Fiction-wise, the Keaton Batmobile brings a few new things to the table. For starters, it was the first live-action Batmobile to eschew sillier weapons like the “Bat Beam” or the “Bat-tering Ram” and instead feature straight-up machine guns. Like its predecessor, the West Batmobile, the Keaton Batmobile also had a mechanism by which to make sharp turns, but unlike the West-mobile, which used parachutes, the Keaton-mobile opted for a no-nonsense grappling hook cannon. Unfortunately, that’s not something that’d really work.

Moreover, in the second Burton-directed film, the Keaton Batmobile introduced a new, somewhat unintuitive concept, doing its own part in enriching the Batmobile lore. The Keaton Batmobile introduced “Bat Missile” mode. This flashy mode involved the permanent restructuring of the vehicle’s chassis, effectively destroying it in its original form. The result was a thinner version of the vehicle, which could make it through tight spaces. Most of you probably know this isn’t the last time we’d see a feature like that.

On second thought, let’s forget this one. Let’s just forget these movies all together. Cool?

The Batmobile featured in Christopher Nolan’s Dark Knight series is a kind of a radical departure for the vehicle, mostly in that its not so much a car as a tank. Like literally, though. The first Batmobile not to be built off of an existing car chassis, called the Tumbler, was built not once, not twice, not thrice, but four times. That’s right, they built four of those bad boys at a rough cost of $250,000 a piece, each designed for a different kind of close-up shot. Each of these different models was actually drivable, and stunt drivers spent six months learning to handle them before filming the scenes. Although they could really drive, visibility from inside the Tumbler(s) was poor, so they were piloted mostly using a live video stream. Oh, and the cockpit from the movies? That was a stationary set located elsewhere.

It’s a bit of a departure from the world of cars as far as the fiction is concerned, too; the Tumbler, instead of being any kind of modified car, is instead a military prototype. That aside, it does a pretty good job of staying faithful to and building on the legacy of its predecessors. It has the requisite jet engines, machine guns, and even a detachable bat-pod motorcycle a-la-“Bat Missile” from the second Burton film, but the Tumbler doesn’t just take from the established stack of Batmobile features. It adds a few of its own as well. One unique feature the Tumbler has is a somewhat unintuitive electric engine. Understandably, a good old flaming jet is used for the bulk of the Tumbler’s propulsion needs whereas the electric motor is reserved for stealth.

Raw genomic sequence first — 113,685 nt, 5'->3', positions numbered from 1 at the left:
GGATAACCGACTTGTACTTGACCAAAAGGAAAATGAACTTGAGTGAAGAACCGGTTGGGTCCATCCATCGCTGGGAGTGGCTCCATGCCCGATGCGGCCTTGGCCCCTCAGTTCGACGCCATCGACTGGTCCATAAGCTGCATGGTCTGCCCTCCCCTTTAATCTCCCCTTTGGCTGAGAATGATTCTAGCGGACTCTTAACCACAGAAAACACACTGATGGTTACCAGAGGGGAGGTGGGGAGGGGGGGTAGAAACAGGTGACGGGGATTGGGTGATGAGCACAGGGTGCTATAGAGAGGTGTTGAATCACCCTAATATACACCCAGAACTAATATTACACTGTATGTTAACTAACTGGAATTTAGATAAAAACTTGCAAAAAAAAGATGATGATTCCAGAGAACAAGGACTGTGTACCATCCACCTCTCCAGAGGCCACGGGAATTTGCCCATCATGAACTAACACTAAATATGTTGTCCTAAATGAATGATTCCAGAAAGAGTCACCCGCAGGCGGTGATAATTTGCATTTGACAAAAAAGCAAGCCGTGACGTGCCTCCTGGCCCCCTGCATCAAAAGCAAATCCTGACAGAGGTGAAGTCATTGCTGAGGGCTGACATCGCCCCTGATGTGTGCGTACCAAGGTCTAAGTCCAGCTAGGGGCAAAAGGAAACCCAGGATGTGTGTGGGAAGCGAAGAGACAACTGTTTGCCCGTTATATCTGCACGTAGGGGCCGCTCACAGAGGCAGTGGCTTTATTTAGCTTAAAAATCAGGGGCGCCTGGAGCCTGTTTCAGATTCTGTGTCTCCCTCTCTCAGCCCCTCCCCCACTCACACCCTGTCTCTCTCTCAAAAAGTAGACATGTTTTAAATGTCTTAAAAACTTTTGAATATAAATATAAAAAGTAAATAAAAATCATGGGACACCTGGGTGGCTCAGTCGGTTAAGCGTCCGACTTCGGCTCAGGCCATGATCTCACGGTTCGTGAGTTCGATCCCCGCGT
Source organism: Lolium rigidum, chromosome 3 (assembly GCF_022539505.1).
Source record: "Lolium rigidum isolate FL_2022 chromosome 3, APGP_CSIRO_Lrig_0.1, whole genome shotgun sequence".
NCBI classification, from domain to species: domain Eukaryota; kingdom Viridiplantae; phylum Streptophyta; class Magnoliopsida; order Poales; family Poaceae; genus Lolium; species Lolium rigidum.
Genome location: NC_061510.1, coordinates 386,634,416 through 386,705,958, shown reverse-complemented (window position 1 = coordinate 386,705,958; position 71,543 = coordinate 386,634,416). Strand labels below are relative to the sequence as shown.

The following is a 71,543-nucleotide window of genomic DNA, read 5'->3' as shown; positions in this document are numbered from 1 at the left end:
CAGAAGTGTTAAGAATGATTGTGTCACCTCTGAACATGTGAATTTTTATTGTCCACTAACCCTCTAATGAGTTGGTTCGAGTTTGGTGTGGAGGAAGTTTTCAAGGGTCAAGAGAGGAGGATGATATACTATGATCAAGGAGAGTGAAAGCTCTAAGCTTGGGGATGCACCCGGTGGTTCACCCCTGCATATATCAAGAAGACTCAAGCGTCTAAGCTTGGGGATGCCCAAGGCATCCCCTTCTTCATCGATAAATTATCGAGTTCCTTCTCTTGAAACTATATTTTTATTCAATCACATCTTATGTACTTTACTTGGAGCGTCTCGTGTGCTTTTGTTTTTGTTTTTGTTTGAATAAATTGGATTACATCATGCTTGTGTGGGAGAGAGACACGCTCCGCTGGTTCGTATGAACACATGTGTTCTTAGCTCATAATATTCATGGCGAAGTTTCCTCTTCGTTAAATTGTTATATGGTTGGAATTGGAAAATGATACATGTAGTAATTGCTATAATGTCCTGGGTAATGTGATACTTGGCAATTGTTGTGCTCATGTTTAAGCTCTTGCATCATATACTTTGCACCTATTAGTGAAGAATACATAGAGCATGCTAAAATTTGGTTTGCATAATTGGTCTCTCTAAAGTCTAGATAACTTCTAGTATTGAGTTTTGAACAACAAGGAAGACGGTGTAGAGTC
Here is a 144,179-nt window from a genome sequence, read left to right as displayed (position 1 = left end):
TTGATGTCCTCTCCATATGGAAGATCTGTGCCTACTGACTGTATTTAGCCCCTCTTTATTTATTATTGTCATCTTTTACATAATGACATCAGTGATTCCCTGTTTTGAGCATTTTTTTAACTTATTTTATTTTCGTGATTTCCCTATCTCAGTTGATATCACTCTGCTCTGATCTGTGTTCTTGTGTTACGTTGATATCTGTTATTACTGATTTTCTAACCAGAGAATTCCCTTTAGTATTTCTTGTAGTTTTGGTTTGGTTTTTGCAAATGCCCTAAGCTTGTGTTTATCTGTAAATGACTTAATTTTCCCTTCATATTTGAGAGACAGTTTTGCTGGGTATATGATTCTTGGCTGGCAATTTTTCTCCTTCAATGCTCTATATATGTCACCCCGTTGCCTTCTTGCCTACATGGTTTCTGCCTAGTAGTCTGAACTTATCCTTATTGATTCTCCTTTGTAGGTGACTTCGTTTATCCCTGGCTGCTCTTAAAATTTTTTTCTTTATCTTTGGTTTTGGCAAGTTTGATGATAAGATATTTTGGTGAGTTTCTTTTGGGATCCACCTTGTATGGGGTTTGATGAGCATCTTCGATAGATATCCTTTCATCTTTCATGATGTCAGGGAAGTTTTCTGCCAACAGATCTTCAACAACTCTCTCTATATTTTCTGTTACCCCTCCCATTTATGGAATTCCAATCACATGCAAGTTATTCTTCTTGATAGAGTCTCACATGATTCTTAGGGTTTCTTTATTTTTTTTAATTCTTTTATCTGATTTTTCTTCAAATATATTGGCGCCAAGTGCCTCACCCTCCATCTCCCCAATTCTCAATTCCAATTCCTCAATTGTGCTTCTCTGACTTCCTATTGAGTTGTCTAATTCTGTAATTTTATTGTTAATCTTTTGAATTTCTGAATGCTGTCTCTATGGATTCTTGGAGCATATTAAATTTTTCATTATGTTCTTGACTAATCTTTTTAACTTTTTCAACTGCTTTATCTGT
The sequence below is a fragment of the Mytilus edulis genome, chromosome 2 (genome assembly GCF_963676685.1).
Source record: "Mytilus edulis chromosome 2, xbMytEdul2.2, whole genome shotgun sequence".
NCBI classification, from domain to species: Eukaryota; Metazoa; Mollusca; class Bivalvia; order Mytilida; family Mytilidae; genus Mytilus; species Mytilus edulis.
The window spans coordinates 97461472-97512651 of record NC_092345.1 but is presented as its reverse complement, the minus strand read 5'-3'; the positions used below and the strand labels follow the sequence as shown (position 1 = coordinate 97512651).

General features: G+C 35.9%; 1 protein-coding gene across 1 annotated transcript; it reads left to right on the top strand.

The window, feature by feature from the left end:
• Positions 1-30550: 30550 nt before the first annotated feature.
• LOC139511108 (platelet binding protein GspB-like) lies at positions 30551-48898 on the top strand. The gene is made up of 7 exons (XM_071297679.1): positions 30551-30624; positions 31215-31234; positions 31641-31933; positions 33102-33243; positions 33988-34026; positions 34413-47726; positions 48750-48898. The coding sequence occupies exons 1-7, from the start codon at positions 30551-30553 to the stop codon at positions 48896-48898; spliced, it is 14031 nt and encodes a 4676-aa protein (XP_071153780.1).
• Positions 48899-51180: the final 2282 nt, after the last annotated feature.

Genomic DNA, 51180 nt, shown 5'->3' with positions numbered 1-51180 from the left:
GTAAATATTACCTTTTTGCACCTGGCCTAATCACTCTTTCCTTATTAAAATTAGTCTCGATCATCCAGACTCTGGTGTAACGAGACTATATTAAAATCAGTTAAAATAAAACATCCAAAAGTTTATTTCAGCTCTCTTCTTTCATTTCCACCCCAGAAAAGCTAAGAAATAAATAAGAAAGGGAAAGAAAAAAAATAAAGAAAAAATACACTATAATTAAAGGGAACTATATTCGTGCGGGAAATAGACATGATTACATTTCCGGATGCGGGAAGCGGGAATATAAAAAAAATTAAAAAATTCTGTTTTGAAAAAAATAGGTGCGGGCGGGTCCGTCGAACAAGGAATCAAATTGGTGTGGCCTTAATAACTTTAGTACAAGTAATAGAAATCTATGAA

Impressive already, the Tumbler still has time for improvement. It’s pretty much certain that we’ll get to see some new features in the upcoming The Dark Knight Rises, the trailers for which have already appeared to show the Batmobile flying. That’s not all either, if our (bad) math is indicative of anything, you’ll be treated to three more Batman reboots before you die and — unless Batman gets a Segway or something — three more Batmobiles. What kind of features those bad boys will have is anybody’s guess, but it’s never too early to start a pool with your buddies. Or to start building your own. Either one, really.

While the Batmobile is fictional, the new Lincoln MKS is very real, and packed with super-abilities that help battle the heinous evils of a boring, uncomfortable drive. Available with Sync technology to help make the most of the gadgets already on your utility belt and Lincoln’s own EcoBoost technology that provides the raw power of v8 and the fuel efficiency of a V6, the Lincoln MKS can get any aspiring Bruce Wayne around in truly heroic style and comfort.